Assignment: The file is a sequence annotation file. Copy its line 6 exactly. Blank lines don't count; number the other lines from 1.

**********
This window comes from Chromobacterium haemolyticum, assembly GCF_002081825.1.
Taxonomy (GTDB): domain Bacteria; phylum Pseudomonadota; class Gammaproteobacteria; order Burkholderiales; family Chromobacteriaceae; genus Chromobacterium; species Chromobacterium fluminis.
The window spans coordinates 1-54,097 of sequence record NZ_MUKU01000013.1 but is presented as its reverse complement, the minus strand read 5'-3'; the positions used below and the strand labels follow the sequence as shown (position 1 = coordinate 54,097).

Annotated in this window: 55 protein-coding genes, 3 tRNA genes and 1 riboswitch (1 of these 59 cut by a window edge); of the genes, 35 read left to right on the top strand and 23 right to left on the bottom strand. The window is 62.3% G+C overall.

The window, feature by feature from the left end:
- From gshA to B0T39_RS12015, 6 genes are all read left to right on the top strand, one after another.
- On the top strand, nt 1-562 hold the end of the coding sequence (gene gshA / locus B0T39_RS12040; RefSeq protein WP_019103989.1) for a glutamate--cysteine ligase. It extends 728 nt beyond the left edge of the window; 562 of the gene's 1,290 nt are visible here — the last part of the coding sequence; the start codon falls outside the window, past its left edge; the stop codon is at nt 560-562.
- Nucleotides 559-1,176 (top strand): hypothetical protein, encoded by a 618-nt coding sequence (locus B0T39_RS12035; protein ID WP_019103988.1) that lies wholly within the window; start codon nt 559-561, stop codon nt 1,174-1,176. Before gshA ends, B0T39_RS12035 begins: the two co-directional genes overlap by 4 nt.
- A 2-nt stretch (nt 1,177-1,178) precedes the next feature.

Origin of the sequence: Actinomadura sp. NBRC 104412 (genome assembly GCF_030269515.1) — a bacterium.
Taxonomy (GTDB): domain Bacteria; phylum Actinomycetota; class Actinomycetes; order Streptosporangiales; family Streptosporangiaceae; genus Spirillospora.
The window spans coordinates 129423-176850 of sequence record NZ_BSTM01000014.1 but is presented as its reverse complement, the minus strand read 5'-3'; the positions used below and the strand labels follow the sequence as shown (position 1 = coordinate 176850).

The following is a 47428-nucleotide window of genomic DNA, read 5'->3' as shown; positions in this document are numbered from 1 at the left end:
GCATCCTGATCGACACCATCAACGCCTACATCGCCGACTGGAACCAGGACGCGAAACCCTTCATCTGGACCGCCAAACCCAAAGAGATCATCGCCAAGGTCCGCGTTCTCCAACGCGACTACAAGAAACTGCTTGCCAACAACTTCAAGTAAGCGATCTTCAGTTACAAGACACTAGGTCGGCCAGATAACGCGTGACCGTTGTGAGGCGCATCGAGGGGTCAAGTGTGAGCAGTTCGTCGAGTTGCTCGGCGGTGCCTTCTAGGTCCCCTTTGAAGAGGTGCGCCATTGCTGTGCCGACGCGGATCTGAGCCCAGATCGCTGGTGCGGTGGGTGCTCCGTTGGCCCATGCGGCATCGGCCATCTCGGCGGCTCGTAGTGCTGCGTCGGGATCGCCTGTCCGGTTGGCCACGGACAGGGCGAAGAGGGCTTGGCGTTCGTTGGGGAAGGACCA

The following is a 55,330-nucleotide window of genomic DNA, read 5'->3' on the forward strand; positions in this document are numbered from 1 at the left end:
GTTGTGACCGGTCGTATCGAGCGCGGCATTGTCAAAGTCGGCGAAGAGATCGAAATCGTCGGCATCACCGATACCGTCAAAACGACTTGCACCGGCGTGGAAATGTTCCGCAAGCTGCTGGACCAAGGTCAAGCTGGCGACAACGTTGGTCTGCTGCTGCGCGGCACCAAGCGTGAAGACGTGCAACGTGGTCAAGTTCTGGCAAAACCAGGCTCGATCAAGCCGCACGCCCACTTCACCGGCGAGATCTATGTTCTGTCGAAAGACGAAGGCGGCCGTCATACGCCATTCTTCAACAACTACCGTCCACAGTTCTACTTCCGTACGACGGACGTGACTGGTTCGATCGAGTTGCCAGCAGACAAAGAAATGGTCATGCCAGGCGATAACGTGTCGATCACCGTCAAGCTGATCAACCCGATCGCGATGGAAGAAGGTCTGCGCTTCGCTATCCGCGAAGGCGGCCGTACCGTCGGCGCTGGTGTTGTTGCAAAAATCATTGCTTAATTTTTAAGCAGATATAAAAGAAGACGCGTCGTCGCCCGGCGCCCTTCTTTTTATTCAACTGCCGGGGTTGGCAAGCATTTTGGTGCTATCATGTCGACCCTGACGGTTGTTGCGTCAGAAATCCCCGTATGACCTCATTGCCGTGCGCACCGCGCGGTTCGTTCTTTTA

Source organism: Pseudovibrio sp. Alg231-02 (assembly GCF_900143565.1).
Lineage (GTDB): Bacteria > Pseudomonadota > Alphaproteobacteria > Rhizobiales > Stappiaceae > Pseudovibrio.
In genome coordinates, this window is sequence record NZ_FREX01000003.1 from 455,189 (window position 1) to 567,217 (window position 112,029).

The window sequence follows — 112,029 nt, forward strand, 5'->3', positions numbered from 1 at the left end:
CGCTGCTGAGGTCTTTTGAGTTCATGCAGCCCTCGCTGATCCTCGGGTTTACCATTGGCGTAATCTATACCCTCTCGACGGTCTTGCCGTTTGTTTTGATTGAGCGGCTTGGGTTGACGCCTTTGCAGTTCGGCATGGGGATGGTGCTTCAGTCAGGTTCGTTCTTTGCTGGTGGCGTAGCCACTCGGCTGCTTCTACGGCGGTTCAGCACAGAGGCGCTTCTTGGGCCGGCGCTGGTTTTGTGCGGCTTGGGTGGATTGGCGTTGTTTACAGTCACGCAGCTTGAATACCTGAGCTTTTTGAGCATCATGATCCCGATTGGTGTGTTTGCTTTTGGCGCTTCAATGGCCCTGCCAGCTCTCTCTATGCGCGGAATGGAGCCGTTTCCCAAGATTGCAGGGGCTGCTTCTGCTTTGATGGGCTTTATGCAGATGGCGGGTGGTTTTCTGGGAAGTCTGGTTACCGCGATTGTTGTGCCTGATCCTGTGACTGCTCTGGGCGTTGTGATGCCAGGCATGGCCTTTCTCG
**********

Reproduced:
- From gshA to B0T39_RS12015, 6 genes are all read left to right on the top strand, one after another.